Monday, October 14, 2013

Chronic suppurative otitis media

When the eardrum has been perforated in an acute attack of otitis media and remains patent infection with the original pathogens may persist or repeated infections may be caused by secondary invaders such as S. aureus coliform bacilli, Pseudomonads and bacteroides. Swabs of the discharge in the external meatus should be cultured to guide the choice of antibiotics for systemic and topical therapy, but it must be borne in mind that such swabs are liable to be contaminated with commensal bacteria from the skin lining the meatus. These contaminants are mainly albus Staphylococci diplitheroid bacilli and saprophytic mycobacteria which should be ignored but may include s. aureus and coliform bacilli.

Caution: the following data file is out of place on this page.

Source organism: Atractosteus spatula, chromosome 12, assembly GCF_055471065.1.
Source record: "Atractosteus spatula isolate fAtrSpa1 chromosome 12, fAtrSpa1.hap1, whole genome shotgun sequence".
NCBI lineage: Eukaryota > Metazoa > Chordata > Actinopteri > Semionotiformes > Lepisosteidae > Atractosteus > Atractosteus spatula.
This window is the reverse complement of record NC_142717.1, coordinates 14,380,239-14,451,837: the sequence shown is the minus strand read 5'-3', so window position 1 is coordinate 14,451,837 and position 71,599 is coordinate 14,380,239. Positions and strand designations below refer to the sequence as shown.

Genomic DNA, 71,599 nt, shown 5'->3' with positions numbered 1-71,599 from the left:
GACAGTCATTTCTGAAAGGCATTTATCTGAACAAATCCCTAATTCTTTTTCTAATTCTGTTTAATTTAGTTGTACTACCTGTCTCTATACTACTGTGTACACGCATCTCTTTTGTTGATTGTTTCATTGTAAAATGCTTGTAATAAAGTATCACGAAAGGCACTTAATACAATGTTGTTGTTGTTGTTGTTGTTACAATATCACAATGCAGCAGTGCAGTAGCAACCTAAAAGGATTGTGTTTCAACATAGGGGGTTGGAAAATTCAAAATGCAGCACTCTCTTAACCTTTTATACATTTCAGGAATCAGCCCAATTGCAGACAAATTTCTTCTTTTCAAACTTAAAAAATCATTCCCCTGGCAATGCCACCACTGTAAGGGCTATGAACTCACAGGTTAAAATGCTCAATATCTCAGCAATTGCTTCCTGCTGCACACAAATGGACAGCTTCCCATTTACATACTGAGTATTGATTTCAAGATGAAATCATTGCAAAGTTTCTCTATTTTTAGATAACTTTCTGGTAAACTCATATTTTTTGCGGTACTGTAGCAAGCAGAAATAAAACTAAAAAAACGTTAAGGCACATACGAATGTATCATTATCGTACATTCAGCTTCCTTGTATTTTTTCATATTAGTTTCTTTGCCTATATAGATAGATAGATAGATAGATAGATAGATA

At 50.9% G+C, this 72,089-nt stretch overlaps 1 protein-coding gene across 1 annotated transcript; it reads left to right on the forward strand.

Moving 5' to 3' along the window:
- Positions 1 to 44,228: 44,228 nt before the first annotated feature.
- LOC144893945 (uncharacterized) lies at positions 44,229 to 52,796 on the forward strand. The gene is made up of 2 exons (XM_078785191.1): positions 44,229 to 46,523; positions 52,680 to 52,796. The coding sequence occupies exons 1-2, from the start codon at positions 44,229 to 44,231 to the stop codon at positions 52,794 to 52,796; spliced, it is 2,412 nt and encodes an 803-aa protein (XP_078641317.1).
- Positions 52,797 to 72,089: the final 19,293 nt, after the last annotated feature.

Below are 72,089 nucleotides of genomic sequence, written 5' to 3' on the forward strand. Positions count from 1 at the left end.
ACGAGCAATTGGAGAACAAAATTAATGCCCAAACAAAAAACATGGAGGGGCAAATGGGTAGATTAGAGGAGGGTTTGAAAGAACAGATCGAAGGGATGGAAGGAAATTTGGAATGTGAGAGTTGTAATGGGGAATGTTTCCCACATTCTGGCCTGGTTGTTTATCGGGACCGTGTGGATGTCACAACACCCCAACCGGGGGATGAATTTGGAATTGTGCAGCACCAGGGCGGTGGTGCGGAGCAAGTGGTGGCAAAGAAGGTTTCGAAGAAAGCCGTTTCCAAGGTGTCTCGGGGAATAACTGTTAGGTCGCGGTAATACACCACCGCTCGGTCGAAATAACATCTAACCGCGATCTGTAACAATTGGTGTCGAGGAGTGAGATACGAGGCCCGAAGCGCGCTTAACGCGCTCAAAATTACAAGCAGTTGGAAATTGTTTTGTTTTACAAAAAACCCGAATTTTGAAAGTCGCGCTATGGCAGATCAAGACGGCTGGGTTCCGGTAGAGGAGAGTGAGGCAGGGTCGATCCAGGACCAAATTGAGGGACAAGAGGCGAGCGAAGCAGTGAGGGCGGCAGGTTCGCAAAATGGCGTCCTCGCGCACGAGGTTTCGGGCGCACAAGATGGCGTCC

Otitis externa. Chronic inflammation of the skin of the external meatus, with irritation and discharge, may be caused by bacteria, particularly Pseudomonas aerugjnosa colifoon bacilli and S. aureus, or fungi, most commonly Candida or Aspergillus. A swab should be taken from the meatus and cultured aerobically on blood agar and MacConkey plates for the bacteria on a Sabouraud agar plate with a nystatin 50 Unit disk for 48h at 35-37°C for Candida and on a Sabouraud agar for 10 days at 28°C for Aspergillus . The results will guide the choice of drug for topical antibacterial or antifungal treatment.

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